Why does the Turtle cross the Road?

By: Nikki Kempen

Volume 17, Issue 6, June 2022

[Editor's Note: We want Islanders on both sides of the border to know more about Turtles. This summer we learned about Turtles Kingston, a volunteer organization with an important vision: Our vision at Turtles Kingston is to reach a day when all 8 Ontario turtle species are no longer at risk.

They are working diligently to bring more public awareness to the plight of turtles through advocacy, education, volunteering, and collaboration. The Thousand Islands Association is one of the groups collaborating so watch for information in their popular newsletter called River Talk. Together we can all make a difference.

The following article is just one written on Turtle Kingston's Blog - we appreciate being able to publish it again and we look forward to hearing your questions, comments and sightings!]

A Blanding’s turtle crossing the road [Photo courtesy Turtles Kingston 2022]

Why does the Turtle cross the Road?

It’s turtle season, and we’re in the thick of the best time of year to give turtles a helping hand! We are pleased to see all the turtle warriors out and about helping turtles cross the road safely, driving injured and deceased turtles to wildlife rehab centres, reporting turtle sightings, and even placing and monitoring nest protectors. Our team at Turtles Kingston has been buzzing with volunteer opportunities and determining where turtles could use our help. With all these activities going on centering around keeping turtles safe, it begs the question; why do turtles cross the road in the first place? Roads are one of the least safe places for turtles – road mortality is the second largest reason for turtle population loss – so why do we constantly find them there? Join us in exploring why turtles have to cross our roadways!

Turtles cross the road for five main reasons:

  1. Looking for a place to nest

2.  Looking for a mate.

3.  Trying to avoid predators

4.  Moving within their habitat

5.  Disturbed by humans

1) Looking for a place to nest

Our Nesting Program Coordinator James shows a nest protector, which are used to protect existing turtle nests. You may see some of these placed on roadside nests.

Our Nesting Program Coordinator James shows a nest protector, which are used protect existing turtle nests. You may see some of these placed on roadside nests. [Photo courtesy Turtles Kingston]

Female turtles instinctively look for a nesting place suitable for burying their eggs. An ideal turtle nesting place has loose substrate where the egg-bearing turtle can dig a hole, and exposure to sun so that the eggs can warm and incubate underground until they are ready to hatch. The length of time the eggs incubate before hatching depends on the species of turtle, and the weather conditions/temperatures when the eggs are incubating.

Beaches and shorelines meet the requirements for an ideal turtle nesting location, but unfortunately so does the shoulder of the road. Roadside gravel, grit, or dirt shoulders are both loose enough for turtles to dig in and are exposed to the sun. Unfortunately, this encourages turtles to venture over the road to reach the shoulder with its seemingly ideal nesting conditions. This puts the mother turtle at risk of injury or death on the road, and hatchlings that emerge from the nest have a higher chance of venturing onto the roadway as well.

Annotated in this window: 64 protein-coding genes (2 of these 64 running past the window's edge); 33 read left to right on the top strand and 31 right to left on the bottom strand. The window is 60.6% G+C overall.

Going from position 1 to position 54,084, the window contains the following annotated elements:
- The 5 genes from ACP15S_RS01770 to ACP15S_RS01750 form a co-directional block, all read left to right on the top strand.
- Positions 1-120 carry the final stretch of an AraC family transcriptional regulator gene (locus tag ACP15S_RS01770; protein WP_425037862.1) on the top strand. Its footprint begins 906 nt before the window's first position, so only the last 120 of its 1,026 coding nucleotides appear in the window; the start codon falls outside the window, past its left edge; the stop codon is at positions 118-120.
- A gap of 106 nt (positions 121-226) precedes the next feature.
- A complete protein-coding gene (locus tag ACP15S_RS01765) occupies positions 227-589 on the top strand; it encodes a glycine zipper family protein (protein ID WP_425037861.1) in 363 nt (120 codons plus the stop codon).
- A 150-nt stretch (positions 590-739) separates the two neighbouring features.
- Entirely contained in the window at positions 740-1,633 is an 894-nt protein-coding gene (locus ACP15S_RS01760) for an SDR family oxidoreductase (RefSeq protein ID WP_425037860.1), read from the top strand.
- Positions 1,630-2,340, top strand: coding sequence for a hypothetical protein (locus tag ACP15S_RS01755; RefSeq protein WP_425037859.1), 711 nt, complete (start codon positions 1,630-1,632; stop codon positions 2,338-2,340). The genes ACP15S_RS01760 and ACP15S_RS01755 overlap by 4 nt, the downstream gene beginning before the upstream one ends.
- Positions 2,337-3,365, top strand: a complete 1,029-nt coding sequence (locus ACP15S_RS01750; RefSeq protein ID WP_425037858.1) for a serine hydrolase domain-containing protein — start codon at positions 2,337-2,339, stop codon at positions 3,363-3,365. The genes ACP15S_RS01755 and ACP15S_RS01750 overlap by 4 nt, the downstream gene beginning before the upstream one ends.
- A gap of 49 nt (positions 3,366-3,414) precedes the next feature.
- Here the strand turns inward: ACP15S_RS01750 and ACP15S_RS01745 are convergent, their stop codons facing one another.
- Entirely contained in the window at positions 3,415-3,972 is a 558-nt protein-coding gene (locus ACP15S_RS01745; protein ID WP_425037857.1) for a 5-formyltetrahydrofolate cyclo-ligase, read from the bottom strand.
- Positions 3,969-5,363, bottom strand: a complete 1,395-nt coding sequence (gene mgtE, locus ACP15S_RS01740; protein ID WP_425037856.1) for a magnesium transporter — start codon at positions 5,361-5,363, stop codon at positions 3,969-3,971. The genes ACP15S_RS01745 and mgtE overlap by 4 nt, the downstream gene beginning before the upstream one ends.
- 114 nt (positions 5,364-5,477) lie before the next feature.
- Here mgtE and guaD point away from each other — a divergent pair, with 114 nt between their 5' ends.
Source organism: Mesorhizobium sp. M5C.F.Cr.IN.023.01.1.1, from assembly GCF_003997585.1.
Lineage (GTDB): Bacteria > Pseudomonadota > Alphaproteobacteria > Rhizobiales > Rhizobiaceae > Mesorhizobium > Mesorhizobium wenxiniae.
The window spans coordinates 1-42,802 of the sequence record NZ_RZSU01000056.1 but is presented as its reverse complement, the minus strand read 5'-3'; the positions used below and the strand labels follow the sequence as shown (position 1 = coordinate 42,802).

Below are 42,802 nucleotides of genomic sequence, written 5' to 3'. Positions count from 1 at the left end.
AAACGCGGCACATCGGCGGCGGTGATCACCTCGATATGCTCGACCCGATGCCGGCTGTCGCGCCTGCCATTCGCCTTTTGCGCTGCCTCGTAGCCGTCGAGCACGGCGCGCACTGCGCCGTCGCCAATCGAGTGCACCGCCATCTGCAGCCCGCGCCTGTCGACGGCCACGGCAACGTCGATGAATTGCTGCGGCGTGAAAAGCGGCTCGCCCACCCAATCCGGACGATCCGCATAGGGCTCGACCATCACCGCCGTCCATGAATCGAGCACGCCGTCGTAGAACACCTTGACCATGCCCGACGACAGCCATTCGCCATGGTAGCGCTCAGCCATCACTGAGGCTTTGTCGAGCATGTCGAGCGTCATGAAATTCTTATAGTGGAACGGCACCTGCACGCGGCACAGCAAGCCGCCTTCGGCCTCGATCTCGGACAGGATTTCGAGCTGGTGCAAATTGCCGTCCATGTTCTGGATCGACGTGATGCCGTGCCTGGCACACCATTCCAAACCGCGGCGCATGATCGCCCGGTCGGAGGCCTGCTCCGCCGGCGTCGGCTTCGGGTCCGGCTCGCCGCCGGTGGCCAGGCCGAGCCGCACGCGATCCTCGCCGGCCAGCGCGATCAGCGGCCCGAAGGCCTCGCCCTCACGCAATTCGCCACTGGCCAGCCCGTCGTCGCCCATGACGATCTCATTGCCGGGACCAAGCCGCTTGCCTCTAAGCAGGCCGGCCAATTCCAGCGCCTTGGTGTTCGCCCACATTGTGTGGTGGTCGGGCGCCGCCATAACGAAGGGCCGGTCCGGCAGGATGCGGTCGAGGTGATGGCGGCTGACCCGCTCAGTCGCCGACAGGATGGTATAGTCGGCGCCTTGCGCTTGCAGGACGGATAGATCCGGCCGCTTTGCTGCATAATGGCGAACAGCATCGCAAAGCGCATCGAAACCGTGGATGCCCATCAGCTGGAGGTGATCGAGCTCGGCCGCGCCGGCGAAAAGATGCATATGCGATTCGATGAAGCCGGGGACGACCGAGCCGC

After laying her eggs, the female turtle will leave the nest to re-enter her wetland habitat. This, once again, puts her into danger when crossing the road from the shoulder to return to her usual territory.

Did you know? A turtle’s sex is determined by the temperature of the nest when they are incubating. A long period of heat generally means that more hatchlings will be female.

2) Looking for a mate

Once a turtle has reached sexual maturity (this can take 8-20 years!), it will seek out a mate to reproduce with. Usually, male turtles will seek out mates when the weather warms up in the spring. Finding a mature female turtle to mate with requires travel, and inevitable road crossings as a turtle cannot travel more than 1.5 km in Ontario without encountering a road.

A painted turtle lays her eggs on a gravel roadway shoulder [Photo courtesy muskoka411.com]
A painted turtle, one of the first turtles to be on the move searching for mates in May, is shown nesting in the grass [Photo courtesy Turtles Kingston]
Did you know? During mating season a male painted turtle will use his nails to stroke a female turtle's head. If she approves, she will sink down into the water for mating to begin.

3) Trying to avoid predators

Despite having a protective shell, turtles are vulnerable to predators, particularly when they are hatchlings. Predators of Ontario turtles include raccoons, skunks, foxes, and coyotes. These predators can easily dig up a turtle nest or eat freshly emerged hatchlings. Hatchlings have a natural instinct to head for a body of water when they emerge from their eggs, which can put them in danger crossing the road to reach water.